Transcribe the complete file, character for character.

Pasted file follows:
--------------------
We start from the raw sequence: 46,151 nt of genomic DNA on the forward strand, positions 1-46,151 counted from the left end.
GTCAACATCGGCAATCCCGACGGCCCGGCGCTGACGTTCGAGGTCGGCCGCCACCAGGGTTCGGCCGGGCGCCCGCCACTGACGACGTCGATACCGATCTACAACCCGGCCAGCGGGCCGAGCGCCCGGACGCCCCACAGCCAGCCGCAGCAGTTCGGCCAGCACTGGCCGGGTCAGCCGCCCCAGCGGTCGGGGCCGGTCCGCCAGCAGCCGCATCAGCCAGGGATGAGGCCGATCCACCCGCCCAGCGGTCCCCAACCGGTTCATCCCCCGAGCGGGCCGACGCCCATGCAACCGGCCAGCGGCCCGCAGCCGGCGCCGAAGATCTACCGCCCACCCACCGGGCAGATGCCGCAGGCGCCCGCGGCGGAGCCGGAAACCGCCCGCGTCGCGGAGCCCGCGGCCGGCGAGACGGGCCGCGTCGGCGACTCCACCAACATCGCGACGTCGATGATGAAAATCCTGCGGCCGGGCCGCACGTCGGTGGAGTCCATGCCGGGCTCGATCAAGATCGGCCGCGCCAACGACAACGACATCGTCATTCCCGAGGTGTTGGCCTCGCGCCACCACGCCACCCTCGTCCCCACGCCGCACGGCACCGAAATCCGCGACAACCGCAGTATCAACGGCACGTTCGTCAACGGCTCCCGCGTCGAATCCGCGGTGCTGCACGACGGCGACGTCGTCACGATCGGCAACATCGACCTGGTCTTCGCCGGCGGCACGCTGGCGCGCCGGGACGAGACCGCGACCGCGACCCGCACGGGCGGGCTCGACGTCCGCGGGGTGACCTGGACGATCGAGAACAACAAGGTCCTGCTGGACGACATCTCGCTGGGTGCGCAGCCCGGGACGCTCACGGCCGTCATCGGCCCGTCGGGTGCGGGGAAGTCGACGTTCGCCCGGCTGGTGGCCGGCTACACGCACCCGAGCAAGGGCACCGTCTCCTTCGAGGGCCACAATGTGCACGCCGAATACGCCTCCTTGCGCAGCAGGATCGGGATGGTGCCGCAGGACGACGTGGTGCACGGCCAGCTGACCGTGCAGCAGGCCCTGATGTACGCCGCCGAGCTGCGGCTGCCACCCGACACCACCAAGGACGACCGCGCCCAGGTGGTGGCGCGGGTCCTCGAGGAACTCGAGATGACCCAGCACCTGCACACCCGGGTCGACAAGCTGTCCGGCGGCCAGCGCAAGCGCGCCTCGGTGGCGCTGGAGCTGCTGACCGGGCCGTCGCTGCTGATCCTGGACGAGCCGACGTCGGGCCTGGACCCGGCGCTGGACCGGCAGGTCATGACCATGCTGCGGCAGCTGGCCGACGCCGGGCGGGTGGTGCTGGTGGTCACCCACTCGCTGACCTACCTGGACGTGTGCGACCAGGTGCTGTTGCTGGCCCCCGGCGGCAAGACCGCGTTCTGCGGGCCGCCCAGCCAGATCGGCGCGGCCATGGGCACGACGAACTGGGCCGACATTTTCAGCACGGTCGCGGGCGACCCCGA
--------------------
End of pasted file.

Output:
We start from the raw sequence: 46,151 nt of genomic DNA on the forward strand, positions 1-46,151 counted from the left end.
GTCAACATCGGCAATCCCGACGGCCCGGCGCTGACGTTCGAGGTCGGCCGCCACCAGGGTTCGGCCGGGCGCCCGCCACTGACGACGTCGATACCGATCTACAACCCGGCCAGCGGGCCGAGCGCCCGGACGCCCCACAGCCAGCCGCAGCAGTTCGGCCAGCACTGGCCGGGTCAGCCGCCCCAGCGGTCGGGGCCGGTCCGCCAGCAGCCGCATCAGCCAGGGATGAGGCCGATCCACCCGCCCAGCGGTCCCCAACCGGTTCATCCCCCGAGCGGGCCGACGCCCATGCAACCGGCCAGCGGCCCGCAGCCGGCGCCGAAGATCTACCGCCCACCCACCGGGCAGATGCCGCAGGCGCCCGCGGCGGAGCCGGAAACCGCCCGCGTCGCGGAGCCCGCGGCCGGCGAGACGGGCCGCGTCGGCGACTCCACCAACATCGCGACGTCGATGATGAAAATCCTGCGGCCGGGCCGCACGTCGGTGGAGTCCATGCCGGGCTCGATCAAGATCGGCCGCGCCAACGACAACGACATCGTCATTCCCGAGGTGTTGGCCTCGCGCCACCACGCCACCCTCGTCCCCACGCCGCACGGCACCGAAATCCGCGACAACCGCAGTATCAACGGCACGTTCGTCAACGGCTCCCGCGTCGAATCCGCGGTGCTGCACGACGGCGACGTCGTCACGATCGGCAACATCGACCTGGTCTTCGCCGGCGGCACGCTGGCGCGCCGGGACGAGACCGCGACCGCGACCCGCACGGGCGGGCTCGACGTCCGCGGGGTGACCTGGACGATCGAGAACAACAAGGTCCTGCTGGACGACATCTCGCTGGGTGCGCAGCCCGGGACGCTCACGGCCGTCATCGGCCCGTCGGGTGCGGGGAAGTCGACGTTCGCCCGGCTGGTGGCCGGCTACACGCACCCGAGCAAGGGCACCGTCTCCTTCGAGGGCCACAATGTGCACGCCGAATACGCCTCCTTGCGCAGCAGGATCGGGATGGTGCCGCAGGACGACGTGGTGCACGGCCAGCTGACCGTGCAGCAGGCCCTGATGTACGCCGCCGAGCTGCGGCTGCCACCCGACACCACCAAGGACGACCGCGCCCAGGTGGTGGCGCGGGTCCTCGAGGAACTCGAGATGACCCAGCACCTGCACACCCGGGTCGACAAGCTGTCCGGCGGCCAGCGCAAGCGCGCCTCGGTGGCGCTGGAGCTGCTGACCGGGCCGTCGCTGCTGATCCTGGACGAGCCGACGTCGGGCCTGGACCCGGCGCTGGACCGGCAGGTCATGACCATGCTGCGGCAGCTGGCCGACGCCGGGCGGGTGGTGCTGGTGGTCACCCACTCGCTGACCTACCTGGACGTGTGCGACCAGGTGCTGTTGCTGGCCCCCGGCGGCAAGACCGCGTTCTGCGGGCCGCCCAGCCAGATCGGCGCGGCCATGGGCACGACGAACTGGGCCGACATTTTCAGCACGGTCGCGGGCGACCCCGA